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Prenatal counseling throughout pregnancy: effects on physical activity level, perceived barriers, and perinatal health outcomes: a randomized controlled trial

Abstract : Background: Physical activity during pregnancy has many health benefits. However, women report perceived barriers and overall the physical activity level is insufficient [1, 2]. Research has shown that advice and information provided by health professionals can influence the PA behaviors of pregnant women. This study asessed the impact of a counseling intervention offered in addition to routine preg-nancy care on physical activity patterns. The secondary objective was to evaluate the impact on per-ceived barriers and perinatal health outcomes. Methods: A randomized controlled trial was conducted in the Maternity Unit of the Guadeloupe Hos-pital. Ninety-­six pregnant women were randomized to a control or intervention group (Figure 1). Fig. 1 Flowchart of participant progress. Data collected throughout pregnancy. Regular physical activity coun-seling was dispensed to the women in the intervention group, in addition to the routine prenatal visits, by trained healthcare providers. The physical activity level and the perceived barriers were assessed in each trimester. Outcomes for the perinatal health of the mother and child was measured throughout pregnancy and at delivery. Results: A significant between-­group difference was observed for some of the perceived barriers, in favor of the intervention group, for example, the feeling of insecurity when practicing PA was lower in the intervention group (i.e., p=0.027, p=0.007, p=0.008, respectively) in the three trimesters, as was weight related to pregnancy in the second trimester (p=0.030). There were no significant between-­group differences for the major indices of physical activity, whether measured or reported, or for the outcomes for the perinatal health of the mother and child. Conclusions: The intervention and control groups showed differences in their responses to questions about the perceived intra-­ and interpersonal barriers, which can be interpreted as an improvement in response to the intervention. These results agree with the literature [3]. The intervention, which was provided as part of routine care, was unable to limit the decline in physical activity. In our study, a de-cline was evidenced in the control group even for that intensity category, but it was preserved in the intervention group. Sedentary activities are very low-­intensity activities, with no demonstrated impact on health. This intervention not improving maternal/neonatal outcomes and confirm the challenge re-ported by others [4]. Future research should focus on the design of interventions that have a sufficient quantitative impact on perceived barriers in order to limit physical activity decline. 1. Currie S, Sinclair M, Liddle DS, Nevill A, Murphy MH. Application of objective physical activity measurement in an antenatal physical activity consultation intervention: a randomised controlled trial. BMC Public Health. 2015;;15:1259. 2. Coll CVN, Domingues MR, Gonçalves H, Bertoldi AD. Perceived barriers to leisure-­time physical activity during pregnancy: A literature review of quantitative and qualitative evidence. J Sci Med Sport. 2017;;20:17–25. 3. Haakstad LAH, Vistad I, Sagedal LR, Lohne-­Seiler H, Torstveit MK. How does a lifestyle intervention during pregnancy influence perceived barriers to leisure-­time physical activity? The Norwegian fit for delivery study, a randomized controlled trial. BMC Pregnancy Childbirth. 2018;18:127. 4. Kunath J, Günther J, Rauh K, Hoffmann J, Stecher L, Rosenfeld E, et al. Effects of a lifestyle intervention during pregnancy to prevent excessive gestational weight gain in routine care – the cluster-­randomised GeliS trial. BMC Med. 2019;;17. doi:10.1186/s12916-­018-­1235-­z.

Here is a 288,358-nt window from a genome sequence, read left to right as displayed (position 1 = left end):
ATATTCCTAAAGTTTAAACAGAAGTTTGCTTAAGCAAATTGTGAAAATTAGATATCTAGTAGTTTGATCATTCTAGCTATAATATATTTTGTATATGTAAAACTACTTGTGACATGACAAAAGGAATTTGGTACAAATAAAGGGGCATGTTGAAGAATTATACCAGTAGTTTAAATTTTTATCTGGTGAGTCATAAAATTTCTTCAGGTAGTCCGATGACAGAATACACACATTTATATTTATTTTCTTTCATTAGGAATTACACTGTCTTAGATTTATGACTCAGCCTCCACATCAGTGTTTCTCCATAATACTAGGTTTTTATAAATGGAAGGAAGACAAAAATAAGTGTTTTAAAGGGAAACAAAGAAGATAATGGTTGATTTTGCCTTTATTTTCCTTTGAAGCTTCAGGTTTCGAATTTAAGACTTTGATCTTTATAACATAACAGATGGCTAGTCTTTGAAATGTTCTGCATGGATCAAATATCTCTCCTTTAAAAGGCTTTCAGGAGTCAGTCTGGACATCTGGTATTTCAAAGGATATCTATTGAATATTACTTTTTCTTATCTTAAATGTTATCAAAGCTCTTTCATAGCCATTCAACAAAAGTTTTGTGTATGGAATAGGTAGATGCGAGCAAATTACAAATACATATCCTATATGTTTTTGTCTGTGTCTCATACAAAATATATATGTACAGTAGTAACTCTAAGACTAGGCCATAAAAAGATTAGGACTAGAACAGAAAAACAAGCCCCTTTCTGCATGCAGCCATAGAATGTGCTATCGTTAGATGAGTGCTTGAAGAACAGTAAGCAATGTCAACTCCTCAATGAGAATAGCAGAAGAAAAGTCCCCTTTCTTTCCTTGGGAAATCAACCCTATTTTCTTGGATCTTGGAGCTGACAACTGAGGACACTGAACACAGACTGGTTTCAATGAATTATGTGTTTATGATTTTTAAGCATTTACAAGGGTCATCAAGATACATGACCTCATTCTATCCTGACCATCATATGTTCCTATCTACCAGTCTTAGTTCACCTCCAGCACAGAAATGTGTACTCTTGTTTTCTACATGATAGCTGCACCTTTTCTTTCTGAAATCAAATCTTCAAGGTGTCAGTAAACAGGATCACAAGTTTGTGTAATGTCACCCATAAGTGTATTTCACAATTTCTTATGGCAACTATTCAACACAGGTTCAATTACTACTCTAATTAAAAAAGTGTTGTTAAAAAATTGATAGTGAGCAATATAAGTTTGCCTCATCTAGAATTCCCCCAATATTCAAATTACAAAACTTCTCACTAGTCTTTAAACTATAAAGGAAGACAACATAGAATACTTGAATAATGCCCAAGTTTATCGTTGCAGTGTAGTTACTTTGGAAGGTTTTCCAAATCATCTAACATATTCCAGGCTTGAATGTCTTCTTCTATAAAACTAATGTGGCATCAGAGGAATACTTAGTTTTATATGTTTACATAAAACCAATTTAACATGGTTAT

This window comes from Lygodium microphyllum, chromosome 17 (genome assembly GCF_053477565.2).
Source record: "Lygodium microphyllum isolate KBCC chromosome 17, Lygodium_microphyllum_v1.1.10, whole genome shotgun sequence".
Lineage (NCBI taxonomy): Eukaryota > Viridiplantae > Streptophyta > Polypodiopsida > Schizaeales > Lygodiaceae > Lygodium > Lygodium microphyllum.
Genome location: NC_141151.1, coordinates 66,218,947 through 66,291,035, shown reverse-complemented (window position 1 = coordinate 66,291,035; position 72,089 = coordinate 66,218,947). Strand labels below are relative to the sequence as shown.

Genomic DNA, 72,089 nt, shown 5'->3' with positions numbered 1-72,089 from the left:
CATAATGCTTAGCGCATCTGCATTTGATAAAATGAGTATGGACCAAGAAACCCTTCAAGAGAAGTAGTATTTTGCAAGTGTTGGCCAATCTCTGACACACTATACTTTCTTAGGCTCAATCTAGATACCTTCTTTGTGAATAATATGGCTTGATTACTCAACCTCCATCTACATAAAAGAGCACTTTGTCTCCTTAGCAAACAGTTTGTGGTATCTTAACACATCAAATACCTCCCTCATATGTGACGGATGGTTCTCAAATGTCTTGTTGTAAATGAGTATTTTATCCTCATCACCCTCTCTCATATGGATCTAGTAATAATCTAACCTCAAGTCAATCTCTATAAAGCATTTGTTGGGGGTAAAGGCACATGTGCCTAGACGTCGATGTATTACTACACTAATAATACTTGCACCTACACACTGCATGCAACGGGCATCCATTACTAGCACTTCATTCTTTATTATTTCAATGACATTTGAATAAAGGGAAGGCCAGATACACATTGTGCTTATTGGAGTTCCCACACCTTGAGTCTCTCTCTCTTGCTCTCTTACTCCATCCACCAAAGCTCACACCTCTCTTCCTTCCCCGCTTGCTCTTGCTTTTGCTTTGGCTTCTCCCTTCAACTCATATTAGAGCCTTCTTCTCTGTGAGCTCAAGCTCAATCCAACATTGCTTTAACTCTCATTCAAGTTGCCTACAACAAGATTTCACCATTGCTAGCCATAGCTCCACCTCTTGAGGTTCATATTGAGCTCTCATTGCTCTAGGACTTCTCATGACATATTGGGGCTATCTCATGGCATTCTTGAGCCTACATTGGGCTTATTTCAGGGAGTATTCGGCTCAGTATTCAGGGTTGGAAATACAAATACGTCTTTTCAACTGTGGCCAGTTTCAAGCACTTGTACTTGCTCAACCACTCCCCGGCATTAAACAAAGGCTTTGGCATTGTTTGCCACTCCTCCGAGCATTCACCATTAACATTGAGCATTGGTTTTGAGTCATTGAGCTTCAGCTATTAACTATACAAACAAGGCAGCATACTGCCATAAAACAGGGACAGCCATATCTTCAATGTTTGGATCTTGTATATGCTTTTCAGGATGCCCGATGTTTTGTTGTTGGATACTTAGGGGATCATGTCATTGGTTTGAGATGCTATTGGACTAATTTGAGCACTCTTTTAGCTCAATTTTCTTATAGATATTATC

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https://hal.univ-antilles.fr/hal-02567581
Contributor : Eliane Falco <>
Submitted on : Thursday, May 7, 2020 - 9:50:34 PM
Last modification on : Wednesday, July 8, 2020 - 8:44:28 PM

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Shelly Ruart, Stéphane Sinnapah, Olivier Hue, Eustase Janky, Sophie Antoine-Jonville. Prenatal counseling throughout pregnancy: effects on physical activity level, perceived barriers, and perinatal health outcomes: a randomized controlled trial. Caribbean Science and Innovation Meeting 2019, Oct 2020, Pointe-à-Pitre (Guadeloupe), France. ⟨hal-02567581⟩

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